Avery Edison

Mission Improbable

09.17.09 | 27 Comments

Yes, I know — the term “mission improbable” brings up around forty-five thousand results in Google. I am, very decidedly, not the first person to think of it. Last week I went with the title “Grapes of Wraith”, which was somewhat poorly received in the comments section. One commenter improved it, though, changing the title to “Gripes of Wraith.” I think we can all agree that that’s a much better choice. So. Let’s try again this week. I’ll need someone to play the part of “person who cares a little too much about the title of Avery’s post” and someone else to play “person who does the extra two seconds of thinking that Avery could have done and comes up with a pun that actually makes sense.”

Your reward will be fruit punch and pie, and international fame.

A consistent response to my last post was the assertion that the inclusion of a ghost in Infinite Jest broke no established rules, since entirely impossible concepts had been appearing since the very start of the book. One could guess from the title of this post that I’m going to argue that some of those concepts are not impossible, just highly improbable. One would guess correctly.

Giant (and skull-less) babies are mentioned as being a result of the concavity, or rather the result of the annularized fusion waste that is dumped into the concavity. I was hopeful (in the kindest way) that I would find, through Googling, some evidence of elephantitis as a result of the Hiroshima and Nagasaki bombings, but came short (much like the non-giant babies of Japa– heck, I’m not even gonna finish that sentence. I already feel bad just thinking it.) However, studies in the use of x-radiation on gestating mice have produced creatures with hydrocephalus — the scientific term for “dude, check out that huge head.”

One could extrapolate that the radioactive waste produced by annular fusion could have exponentially greater results, creating the giant babies and feral hamsters of IJ. One could extrapolate that, and I’m going to. So there. Totally probable.

Dymphna, the blind tennis player who uses sonic balls (page 17), would seem to present a problem to those trying to convince themselves of the plausability of this book. But anyone doubting the chances of a vision-less tennis pro needs only to read this entirely scholarly People magazine article about “The Boy Who Sees with Sound” to become convinced that in the land of the blind, the kid who can echolocate using mouth clicks is King. Dymphna? Probable-phna.113

Anyone with their finger on the pulse of the conspiracy-theory world should need not explanation for the plausibility of O.N.A.N — IJ‘s unholy union of America, Canada and Mexico. The Amero has been a cause for concern for wingnuts and kooks patriotic Americans since 1999. Arguably a “natural extension of the North American Free Trade Agreement (NAFTA) and the Security and Prosperity Partnership of North America (SPP)”, the Amero is a theoretical currency that links the three countries together.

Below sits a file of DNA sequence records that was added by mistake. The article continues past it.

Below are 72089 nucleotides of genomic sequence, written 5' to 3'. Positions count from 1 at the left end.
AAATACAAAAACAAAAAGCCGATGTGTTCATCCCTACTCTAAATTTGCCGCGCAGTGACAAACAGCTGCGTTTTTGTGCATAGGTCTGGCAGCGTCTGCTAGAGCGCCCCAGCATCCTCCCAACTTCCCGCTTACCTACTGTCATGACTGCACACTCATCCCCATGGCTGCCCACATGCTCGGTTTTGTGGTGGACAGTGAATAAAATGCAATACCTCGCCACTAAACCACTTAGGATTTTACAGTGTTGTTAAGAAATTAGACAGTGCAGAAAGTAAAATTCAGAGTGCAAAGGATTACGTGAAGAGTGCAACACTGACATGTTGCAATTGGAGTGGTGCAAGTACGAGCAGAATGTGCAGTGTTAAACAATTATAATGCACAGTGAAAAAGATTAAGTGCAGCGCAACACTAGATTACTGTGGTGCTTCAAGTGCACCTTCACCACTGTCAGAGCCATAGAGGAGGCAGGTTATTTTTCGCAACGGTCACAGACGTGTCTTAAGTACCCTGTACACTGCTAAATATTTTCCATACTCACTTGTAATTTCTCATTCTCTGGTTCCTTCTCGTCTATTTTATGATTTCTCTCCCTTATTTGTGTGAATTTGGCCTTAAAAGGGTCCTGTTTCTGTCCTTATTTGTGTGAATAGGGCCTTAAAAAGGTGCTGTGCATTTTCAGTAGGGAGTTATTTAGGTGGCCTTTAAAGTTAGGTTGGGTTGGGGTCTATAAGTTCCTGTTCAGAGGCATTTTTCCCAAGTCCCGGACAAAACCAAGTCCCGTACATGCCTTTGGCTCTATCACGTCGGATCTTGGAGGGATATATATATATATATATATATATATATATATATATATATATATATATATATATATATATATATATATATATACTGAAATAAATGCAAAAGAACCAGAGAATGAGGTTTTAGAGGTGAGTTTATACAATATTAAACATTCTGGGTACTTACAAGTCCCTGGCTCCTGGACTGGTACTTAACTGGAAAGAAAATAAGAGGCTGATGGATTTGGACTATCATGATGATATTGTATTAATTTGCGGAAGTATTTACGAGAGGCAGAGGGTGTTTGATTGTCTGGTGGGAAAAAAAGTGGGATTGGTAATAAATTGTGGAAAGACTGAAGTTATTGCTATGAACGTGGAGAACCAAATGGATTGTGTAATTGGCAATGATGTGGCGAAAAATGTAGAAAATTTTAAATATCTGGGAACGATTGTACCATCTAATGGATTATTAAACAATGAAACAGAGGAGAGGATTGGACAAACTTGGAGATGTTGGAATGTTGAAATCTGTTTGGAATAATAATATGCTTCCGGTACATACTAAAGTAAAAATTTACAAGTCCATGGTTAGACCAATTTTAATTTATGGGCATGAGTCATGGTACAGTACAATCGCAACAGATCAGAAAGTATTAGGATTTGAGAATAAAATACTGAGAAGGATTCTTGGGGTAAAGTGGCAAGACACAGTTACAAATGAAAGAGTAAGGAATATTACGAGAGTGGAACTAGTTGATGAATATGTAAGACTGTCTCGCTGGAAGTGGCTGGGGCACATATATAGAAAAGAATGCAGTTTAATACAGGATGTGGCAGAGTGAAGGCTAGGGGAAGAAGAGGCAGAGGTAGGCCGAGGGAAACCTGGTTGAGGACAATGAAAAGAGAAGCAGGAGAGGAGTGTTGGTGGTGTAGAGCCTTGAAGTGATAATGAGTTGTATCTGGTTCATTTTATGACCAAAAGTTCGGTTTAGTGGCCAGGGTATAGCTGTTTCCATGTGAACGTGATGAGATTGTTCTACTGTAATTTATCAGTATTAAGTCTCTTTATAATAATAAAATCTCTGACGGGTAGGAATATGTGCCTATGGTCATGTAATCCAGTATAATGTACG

The idea of a pan-Americas currency is based on the Euro, the coin of the realm for all of Europe. Except England, because the fears of racists concerns of nationalists have kept it from invading our shores. If it can work (kind of) in Europe, it can work in America.114 O.N.A.N? Seems like it could happen.

Do you have a problem with the idea of wheelchair assassins powerful enough to strike terror into the hearts of all sensible humankind? If you think dudes in chairs can’t be hardcore, then you’ve never seen the awesomeness that is Murderball (boring name: wheelchair rugby.) The terrifying blending of man and machine that creates muscle-bound wheelchair athletes is all too plausible, friends.

Lastly, I’ve heard tell that Infinite Jest is about an entertainment that is too enthralling, too enticing, and cannot be escaped once encountered. Whilst anyone with a child and access to Dora the Explorer knows that human beings are more than capable of becoming almost pathologically addicted to television, the idea of a film so powerful that you spent the rest of your life craving continual exposure to it seems silly.

But. We know enough of Himself’s work that we can figure out that the effectiveness of Infinite Jest(the film) relies on the distortion and/or manipulation of light. Of course, we hopefully all know of the dangerous effect light can have on the human brain. If there’s part of the noggin that sees light and decides to throw a fit, who is to say that there may not be another band, or wavelenth, or kind of light that can trigger pleasure centres in the brain to such an extent that all thought from then on is based around the desire for more of that stimulation?

Sure, we haven’t come across that kind of light yet, but David Foster Wallace predicted Skype, human beings who were born to play tennis, and Alcoholics Anonymous.115 Maybe he predicted the discovery of addictive light, too.

I mean, he probably didn’t. But how else am I meant to conclude this post? With a frickin’ emoticon?